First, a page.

Canadian women are slowly pushing open the doors to Canada's corporate boardrooms and taking a seat at the table of some of the largest companies in the world. In the 2001 Catalyst Census: Women Board Directors in Canada released today, Catalyst found that women now hold 9.8 per cent of all board seats among the Financial Post 500 (FP500) companies, up from 6.2 per cent in 1998 when Catalyst began counting women on boards among Canada's largest companies.
"We have seen a spike in the number of women on boards since Catalyst started tracking what is happening in Canada's boardrooms," said Susan Black, Vice President of Catalyst Canada. "Although there has been an increase over the last 3 years, much of the increase can be attributed to the change in the makeup of the FP500 to include crown corporations, financial institutions, and insurance companies. As a group, these types of companies have a significantly higher percentage of women on their boards."
While nearly half (48.6%) of the FP500 companies now have at least one woman board director, an even larger number (51.4%) of companies have no women at the board table. "Of the FP 500, 257 companies in Canada have no women on their board of directors," Black said. "We have clearly not cracked the glass ceiling yet, but women are slowly chipping away at it. One company and one seat at a time."
Segments of corporate Canada are beginning to take notice that women in the boardroom do make a difference. Fifty-two (10.4%) FP500 companies have 25 per cent or more women directors. In addition, 8.6 per cent of the companies have three or more women directors, compared to 2.6 per cent in 1998.
Crown Corporations outpace all other company types with a 23.6 per cent representation of women on their boards. Some of the industries that lead the pack in numbers of women include food & drugstores with 19 per cent and the publishing and printing industry with 18 per cent women. Conversely, the breweries, beverages and distillers industry and environmental services have no women board directors.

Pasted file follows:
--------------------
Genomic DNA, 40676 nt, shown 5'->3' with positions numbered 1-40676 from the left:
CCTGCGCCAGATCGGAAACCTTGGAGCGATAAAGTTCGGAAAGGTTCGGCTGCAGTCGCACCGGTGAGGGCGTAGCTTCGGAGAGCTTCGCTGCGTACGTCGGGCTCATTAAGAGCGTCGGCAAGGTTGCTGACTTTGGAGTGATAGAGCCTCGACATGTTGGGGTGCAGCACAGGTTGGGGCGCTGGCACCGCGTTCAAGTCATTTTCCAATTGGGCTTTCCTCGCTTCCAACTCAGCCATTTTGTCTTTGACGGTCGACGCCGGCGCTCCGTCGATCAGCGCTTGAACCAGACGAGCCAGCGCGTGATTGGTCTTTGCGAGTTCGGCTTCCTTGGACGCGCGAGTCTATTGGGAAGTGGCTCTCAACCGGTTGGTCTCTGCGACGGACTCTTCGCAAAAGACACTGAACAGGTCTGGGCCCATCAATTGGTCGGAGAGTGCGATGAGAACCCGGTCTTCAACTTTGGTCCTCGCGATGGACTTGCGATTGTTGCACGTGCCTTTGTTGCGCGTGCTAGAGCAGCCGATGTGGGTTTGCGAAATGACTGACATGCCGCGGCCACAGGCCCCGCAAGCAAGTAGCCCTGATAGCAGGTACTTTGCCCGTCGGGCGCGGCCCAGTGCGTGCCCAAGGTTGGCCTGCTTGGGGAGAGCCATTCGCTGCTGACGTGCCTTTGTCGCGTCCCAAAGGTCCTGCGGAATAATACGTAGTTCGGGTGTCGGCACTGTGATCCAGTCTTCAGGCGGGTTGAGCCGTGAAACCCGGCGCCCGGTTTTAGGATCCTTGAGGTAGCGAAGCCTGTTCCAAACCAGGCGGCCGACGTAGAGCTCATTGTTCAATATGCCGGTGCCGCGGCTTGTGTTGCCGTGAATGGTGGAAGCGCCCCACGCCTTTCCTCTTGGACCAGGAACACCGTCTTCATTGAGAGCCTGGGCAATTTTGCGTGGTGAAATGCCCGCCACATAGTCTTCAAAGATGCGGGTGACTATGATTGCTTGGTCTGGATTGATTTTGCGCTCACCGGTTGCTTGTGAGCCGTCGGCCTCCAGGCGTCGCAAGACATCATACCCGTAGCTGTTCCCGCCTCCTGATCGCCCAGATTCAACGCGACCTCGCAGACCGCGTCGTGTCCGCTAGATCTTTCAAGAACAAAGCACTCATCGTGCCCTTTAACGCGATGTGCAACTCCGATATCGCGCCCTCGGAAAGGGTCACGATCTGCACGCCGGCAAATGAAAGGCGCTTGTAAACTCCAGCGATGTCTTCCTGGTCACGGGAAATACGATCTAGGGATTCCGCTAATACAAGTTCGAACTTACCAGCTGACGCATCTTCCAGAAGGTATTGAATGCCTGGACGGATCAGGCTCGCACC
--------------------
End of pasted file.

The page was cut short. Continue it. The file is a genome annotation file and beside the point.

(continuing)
Women on Corporate Boards in the FP 500: Regional Differences Breakout
"The 2001 Catalyst census finds that Saskatchewan and Nova Scotia have the highest percentages of FP500 women directors and that New Brunswick and Newfoundland have the lowest," said Black. "However, few companies are actually headquartered in these provinces."
History of the Catalyst Census
Each year since 1993, Catalyst has conducted a census of the Fortune 500 to count how many women serve on corporate boards in the United States. Each census in the U.S. and Canada serves as a marker of accomplishment and of work yet to be done. In this second census of women on boards in Canada, sponsored by Bank of Montreal, Bell Canada, Bombardier inc., Deloitte & Touche LLP, McKinsey & Company, NOVA Chemicals, and Scotiabank, Catalyst provides for the second time a look at corporate governance in Canada's largest companies.
The 2001 Catalyst Census of Women Board Directors represents gender diversity of corporate governance at FP500 companies as of June 1, 2001. The Catalyst research team compiles the information based on publicly available data, then audits and verifies the data with the human resources and corporate secretary's office of each of the FP500 companies to ensure accuracy.
About Catalyst: Catalyst is a nonprofit research and advisory organization working to advance women in business and the professions, with offices in New York, California and Toronto. The leading source of information on women in business for the past four decades, Catalyst has the knowledge and tools that help employers and women maximize their potential. Our solutions-oriented approach-through research, Advisory Services, Corporate Board Placement, and the Catalyst Award-has earned the confidence of global business leaders. For additional information or to obtain a copy of this report, please visit our web site at www.catalystwomen.org or call 416-815-7600.